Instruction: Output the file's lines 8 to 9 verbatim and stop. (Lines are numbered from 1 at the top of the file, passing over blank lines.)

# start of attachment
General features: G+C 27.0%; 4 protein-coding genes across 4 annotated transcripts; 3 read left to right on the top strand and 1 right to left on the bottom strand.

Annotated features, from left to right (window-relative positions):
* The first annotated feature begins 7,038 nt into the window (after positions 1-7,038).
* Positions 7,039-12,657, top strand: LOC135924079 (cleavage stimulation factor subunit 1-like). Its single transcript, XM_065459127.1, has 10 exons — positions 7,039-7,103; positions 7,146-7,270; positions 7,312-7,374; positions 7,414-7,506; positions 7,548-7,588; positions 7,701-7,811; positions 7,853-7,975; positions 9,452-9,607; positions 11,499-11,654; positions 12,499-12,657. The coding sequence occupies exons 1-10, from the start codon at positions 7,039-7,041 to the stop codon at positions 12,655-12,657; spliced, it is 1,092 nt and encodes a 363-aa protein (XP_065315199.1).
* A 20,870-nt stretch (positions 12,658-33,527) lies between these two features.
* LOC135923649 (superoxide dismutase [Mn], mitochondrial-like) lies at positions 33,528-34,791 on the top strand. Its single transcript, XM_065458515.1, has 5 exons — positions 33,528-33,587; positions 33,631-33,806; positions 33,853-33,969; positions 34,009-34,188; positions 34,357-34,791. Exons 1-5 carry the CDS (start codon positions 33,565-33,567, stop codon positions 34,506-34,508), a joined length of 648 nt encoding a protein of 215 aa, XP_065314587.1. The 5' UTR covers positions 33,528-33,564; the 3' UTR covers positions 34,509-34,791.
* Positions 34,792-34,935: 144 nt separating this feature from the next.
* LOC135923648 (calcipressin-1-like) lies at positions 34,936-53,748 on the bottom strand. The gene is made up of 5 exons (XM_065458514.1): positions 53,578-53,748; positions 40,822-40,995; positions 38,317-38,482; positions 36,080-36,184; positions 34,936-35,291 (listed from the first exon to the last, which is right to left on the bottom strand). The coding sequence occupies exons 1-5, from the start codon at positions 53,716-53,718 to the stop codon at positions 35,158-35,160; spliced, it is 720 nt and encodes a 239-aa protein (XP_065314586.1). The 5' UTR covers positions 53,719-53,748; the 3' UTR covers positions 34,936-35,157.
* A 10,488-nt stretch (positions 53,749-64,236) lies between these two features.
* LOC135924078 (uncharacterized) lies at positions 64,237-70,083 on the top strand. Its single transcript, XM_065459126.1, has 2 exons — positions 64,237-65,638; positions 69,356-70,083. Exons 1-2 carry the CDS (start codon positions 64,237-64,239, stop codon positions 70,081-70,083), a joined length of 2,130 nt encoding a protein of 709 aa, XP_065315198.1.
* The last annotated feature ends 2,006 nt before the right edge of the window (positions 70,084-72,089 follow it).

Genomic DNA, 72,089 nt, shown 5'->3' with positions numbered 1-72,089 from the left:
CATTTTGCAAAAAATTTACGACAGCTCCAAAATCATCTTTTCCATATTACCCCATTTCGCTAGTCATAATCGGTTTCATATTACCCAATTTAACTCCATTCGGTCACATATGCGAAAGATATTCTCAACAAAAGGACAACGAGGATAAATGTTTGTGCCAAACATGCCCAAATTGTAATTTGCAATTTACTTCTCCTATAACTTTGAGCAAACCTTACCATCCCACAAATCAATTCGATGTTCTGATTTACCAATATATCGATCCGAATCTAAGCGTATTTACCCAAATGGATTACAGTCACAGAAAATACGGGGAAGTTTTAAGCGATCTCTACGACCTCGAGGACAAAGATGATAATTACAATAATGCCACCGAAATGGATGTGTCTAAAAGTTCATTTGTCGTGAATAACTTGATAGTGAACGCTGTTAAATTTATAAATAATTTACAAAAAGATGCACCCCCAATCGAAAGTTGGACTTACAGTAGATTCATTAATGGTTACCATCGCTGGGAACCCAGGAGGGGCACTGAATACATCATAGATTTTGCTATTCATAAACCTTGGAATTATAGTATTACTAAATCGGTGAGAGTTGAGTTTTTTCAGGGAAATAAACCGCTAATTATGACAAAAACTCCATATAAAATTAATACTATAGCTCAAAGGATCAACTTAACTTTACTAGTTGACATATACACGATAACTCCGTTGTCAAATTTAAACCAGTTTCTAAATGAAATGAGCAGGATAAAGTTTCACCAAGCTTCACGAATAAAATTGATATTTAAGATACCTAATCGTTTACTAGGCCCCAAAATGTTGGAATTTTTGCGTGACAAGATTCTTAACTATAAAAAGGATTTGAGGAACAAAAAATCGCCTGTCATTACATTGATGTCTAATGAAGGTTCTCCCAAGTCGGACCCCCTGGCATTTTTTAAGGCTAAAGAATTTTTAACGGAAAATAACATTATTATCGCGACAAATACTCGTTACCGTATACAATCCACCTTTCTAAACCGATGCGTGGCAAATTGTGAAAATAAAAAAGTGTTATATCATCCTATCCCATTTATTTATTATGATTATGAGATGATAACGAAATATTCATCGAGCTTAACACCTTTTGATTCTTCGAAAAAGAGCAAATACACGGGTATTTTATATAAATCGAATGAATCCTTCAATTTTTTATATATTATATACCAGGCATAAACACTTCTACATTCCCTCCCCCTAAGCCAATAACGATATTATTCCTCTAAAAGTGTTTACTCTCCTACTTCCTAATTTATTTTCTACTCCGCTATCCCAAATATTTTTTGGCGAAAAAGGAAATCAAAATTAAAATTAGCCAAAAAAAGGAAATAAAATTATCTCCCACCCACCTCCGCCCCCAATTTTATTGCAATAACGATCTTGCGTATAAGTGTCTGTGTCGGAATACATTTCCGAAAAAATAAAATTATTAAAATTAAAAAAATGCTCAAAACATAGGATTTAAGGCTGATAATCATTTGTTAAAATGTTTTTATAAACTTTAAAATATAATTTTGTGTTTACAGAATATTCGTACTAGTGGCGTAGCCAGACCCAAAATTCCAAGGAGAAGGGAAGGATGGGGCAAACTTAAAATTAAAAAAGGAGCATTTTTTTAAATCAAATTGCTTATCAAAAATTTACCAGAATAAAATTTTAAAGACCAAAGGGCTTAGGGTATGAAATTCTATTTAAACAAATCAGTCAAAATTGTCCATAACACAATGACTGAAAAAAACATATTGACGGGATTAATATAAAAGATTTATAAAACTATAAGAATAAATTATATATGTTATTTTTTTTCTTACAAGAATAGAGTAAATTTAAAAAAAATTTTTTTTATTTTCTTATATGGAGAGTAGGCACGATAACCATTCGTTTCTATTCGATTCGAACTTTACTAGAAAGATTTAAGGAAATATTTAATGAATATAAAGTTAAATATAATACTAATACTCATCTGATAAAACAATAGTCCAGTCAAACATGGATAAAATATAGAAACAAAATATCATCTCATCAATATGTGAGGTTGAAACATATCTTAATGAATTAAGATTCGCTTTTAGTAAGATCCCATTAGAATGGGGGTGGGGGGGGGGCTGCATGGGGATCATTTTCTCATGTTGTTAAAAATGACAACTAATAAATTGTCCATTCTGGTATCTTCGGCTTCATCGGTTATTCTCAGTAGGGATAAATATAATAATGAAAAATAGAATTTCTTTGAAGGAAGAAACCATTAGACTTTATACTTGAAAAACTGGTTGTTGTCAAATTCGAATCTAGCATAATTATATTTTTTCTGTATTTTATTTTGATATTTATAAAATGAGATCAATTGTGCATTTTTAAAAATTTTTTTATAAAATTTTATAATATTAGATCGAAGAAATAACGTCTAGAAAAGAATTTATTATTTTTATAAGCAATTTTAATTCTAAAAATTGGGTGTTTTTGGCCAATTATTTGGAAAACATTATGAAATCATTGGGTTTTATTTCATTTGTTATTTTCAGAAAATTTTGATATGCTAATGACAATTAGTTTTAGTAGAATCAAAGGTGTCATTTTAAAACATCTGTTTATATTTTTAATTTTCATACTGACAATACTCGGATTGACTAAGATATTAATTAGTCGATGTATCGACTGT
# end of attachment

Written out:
* LOC135923648 (calcipressin-1-like) lies at positions 34,936-53,748 on the bottom strand. The gene is made up of 5 exons (XM_065458514.1): positions 53,578-53,748; positions 40,822-40,995; positions 38,317-38,482; positions 36,080-36,184; positions 34,936-35,291 (listed from the first exon to the last, which is right to left on the bottom strand). The coding sequence occupies exons 1-5, from the start codon at positions 53,716-53,718 to the stop codon at positions 35,158-35,160; spliced, it is 720 nt and encodes a 239-aa protein (XP_065314586.1). The 5' UTR covers positions 53,719-53,748; the 3' UTR covers positions 34,936-35,157.
* A 10,488-nt stretch (positions 53,749-64,236) lies between these two features.